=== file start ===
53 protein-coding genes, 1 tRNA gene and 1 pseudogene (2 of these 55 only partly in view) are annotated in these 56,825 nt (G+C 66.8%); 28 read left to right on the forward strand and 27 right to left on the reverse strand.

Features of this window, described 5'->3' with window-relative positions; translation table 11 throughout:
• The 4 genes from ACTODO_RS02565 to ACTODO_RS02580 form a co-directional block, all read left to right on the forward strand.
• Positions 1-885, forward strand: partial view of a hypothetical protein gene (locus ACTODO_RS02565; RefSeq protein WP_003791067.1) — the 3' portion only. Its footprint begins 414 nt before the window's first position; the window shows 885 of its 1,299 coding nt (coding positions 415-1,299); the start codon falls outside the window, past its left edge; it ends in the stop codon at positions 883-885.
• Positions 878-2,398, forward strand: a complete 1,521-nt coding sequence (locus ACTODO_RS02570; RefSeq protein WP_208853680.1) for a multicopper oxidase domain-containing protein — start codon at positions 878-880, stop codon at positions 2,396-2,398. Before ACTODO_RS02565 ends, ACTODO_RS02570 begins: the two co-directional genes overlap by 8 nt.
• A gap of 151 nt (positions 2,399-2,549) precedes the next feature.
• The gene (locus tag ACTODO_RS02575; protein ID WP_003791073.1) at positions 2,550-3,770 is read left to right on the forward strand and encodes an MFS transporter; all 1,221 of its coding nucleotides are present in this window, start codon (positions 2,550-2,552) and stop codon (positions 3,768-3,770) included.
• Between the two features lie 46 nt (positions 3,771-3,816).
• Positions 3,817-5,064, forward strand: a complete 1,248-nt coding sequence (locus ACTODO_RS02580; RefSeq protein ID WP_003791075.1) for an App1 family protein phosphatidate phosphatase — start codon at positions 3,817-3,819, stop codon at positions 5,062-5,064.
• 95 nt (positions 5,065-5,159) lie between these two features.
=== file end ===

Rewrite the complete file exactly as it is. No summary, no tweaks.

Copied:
53 protein-coding genes, 1 tRNA gene and 1 pseudogene (2 of these 55 only partly in view) are annotated in these 56,825 nt (G+C 66.8%); 28 read left to right on the forward strand and 27 right to left on the reverse strand.

Features of this window, described 5'->3' with window-relative positions; translation table 11 throughout:
• The 4 genes from ACTODO_RS02565 to ACTODO_RS02580 form a co-directional block, all read left to right on the forward strand.
• Positions 1-885, forward strand: partial view of a hypothetical protein gene (locus ACTODO_RS02565; RefSeq protein WP_003791067.1) — the 3' portion only. Its footprint begins 414 nt before the window's first position; the window shows 885 of its 1,299 coding nt (coding positions 415-1,299); the start codon falls outside the window, past its left edge; it ends in the stop codon at positions 883-885.
• Positions 878-2,398, forward strand: a complete 1,521-nt coding sequence (locus ACTODO_RS02570; RefSeq protein WP_208853680.1) for a multicopper oxidase domain-containing protein — start codon at positions 878-880, stop codon at positions 2,396-2,398. Before ACTODO_RS02565 ends, ACTODO_RS02570 begins: the two co-directional genes overlap by 8 nt.
• A gap of 151 nt (positions 2,399-2,549) precedes the next feature.
• The gene (locus tag ACTODO_RS02575; protein ID WP_003791073.1) at positions 2,550-3,770 is read left to right on the forward strand and encodes an MFS transporter; all 1,221 of its coding nucleotides are present in this window, start codon (positions 2,550-2,552) and stop codon (positions 3,768-3,770) included.
• Between the two features lie 46 nt (positions 3,771-3,816).
• Positions 3,817-5,064, forward strand: a complete 1,248-nt coding sequence (locus ACTODO_RS02580; RefSeq protein ID WP_003791075.1) for an App1 family protein phosphatidate phosphatase — start codon at positions 3,817-3,819, stop codon at positions 5,062-5,064.
• 95 nt (positions 5,065-5,159) lie between these two features.